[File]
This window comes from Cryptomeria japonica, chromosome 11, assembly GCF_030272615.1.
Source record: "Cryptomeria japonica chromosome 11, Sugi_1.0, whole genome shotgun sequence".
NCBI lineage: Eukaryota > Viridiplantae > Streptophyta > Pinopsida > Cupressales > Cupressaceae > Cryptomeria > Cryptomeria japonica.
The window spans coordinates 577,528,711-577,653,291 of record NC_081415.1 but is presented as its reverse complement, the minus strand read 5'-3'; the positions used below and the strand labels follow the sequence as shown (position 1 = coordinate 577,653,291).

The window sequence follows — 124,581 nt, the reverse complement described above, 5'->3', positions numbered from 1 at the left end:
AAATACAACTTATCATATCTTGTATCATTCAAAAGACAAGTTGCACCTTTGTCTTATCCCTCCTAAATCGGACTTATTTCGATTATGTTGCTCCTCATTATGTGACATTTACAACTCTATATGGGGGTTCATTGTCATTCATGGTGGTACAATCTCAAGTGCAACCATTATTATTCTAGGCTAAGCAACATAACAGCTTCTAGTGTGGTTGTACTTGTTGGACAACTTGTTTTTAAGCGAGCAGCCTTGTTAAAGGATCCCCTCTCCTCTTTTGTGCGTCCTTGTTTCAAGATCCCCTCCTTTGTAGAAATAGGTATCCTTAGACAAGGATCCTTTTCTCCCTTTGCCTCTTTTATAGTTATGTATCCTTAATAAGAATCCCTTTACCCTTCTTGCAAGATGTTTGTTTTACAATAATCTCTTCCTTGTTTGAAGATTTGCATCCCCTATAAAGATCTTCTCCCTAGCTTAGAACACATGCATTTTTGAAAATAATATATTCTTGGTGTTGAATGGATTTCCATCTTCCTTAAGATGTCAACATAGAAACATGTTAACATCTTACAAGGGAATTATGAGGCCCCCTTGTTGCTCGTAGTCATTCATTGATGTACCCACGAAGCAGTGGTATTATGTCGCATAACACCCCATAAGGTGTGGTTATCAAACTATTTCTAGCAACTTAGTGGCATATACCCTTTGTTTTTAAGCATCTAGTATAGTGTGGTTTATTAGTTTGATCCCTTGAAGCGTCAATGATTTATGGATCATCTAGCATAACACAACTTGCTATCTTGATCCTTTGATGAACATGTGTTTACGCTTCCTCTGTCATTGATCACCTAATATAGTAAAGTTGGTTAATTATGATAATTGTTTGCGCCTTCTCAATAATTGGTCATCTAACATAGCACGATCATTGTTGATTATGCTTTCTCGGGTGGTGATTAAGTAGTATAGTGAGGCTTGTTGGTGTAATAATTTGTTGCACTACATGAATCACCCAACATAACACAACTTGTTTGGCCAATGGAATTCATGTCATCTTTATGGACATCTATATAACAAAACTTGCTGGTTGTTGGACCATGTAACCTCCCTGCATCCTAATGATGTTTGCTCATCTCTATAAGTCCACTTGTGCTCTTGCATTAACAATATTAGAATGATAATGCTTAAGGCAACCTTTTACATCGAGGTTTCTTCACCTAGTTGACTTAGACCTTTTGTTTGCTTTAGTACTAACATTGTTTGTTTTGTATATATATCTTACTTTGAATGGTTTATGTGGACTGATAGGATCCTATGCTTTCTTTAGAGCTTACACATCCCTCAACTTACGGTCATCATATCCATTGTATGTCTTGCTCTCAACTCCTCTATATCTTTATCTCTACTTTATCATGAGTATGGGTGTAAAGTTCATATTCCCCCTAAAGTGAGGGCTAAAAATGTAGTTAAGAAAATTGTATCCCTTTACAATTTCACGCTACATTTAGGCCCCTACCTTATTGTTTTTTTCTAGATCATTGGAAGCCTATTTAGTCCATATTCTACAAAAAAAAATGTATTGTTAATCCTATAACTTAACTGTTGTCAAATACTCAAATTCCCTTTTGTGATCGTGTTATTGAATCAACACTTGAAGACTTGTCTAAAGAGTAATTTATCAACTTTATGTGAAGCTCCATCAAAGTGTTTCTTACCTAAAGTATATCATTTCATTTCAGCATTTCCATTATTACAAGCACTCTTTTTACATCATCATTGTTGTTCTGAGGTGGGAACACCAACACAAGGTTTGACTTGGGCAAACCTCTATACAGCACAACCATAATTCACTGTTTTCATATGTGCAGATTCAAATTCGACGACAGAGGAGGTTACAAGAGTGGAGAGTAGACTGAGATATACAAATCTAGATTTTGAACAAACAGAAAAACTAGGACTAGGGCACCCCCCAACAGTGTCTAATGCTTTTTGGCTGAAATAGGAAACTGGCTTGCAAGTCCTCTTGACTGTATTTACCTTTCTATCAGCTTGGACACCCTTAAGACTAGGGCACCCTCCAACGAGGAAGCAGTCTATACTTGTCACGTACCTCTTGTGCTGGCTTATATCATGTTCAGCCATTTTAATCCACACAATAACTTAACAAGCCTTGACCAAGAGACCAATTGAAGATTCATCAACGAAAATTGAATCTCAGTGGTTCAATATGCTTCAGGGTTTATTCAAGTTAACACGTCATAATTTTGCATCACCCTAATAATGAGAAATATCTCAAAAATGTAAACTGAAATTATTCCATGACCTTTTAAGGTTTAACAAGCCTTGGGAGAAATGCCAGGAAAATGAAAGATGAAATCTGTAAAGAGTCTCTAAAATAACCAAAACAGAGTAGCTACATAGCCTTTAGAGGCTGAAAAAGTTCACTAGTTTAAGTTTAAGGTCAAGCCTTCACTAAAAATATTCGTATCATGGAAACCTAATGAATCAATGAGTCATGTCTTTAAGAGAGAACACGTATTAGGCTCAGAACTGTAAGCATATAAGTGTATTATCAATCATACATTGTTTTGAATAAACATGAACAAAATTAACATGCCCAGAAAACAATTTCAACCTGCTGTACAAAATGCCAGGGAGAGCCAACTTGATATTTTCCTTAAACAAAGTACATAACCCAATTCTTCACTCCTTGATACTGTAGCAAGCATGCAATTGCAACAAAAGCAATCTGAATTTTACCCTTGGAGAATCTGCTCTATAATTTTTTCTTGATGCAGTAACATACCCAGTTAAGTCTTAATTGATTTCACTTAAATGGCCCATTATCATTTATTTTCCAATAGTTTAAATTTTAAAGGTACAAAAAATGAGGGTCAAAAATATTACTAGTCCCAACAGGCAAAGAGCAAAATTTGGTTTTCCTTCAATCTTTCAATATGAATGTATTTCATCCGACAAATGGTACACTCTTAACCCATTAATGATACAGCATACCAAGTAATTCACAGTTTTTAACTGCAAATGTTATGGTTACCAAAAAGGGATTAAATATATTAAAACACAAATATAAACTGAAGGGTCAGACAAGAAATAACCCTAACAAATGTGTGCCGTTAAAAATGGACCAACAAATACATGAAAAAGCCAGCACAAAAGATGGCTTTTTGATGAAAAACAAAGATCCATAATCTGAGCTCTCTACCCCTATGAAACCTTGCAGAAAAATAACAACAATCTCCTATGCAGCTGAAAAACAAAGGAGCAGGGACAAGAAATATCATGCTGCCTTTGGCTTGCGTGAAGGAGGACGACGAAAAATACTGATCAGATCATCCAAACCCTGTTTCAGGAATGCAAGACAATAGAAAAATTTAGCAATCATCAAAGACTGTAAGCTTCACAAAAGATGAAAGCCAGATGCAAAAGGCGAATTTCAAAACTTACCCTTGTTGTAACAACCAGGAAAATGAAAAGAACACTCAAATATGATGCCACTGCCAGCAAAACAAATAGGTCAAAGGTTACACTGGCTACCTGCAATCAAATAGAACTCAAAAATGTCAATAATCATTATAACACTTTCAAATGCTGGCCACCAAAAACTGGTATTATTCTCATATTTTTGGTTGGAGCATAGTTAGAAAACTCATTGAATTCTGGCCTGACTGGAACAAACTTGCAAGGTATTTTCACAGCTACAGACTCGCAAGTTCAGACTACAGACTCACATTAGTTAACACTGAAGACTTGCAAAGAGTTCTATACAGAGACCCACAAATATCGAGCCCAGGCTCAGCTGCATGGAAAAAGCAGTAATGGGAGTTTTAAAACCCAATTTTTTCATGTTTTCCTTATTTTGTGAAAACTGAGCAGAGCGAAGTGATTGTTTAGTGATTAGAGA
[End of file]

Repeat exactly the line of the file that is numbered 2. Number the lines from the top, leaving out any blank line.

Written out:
Source record: "Cryptomeria japonica chromosome 11, Sugi_1.0, whole genome shotgun sequence".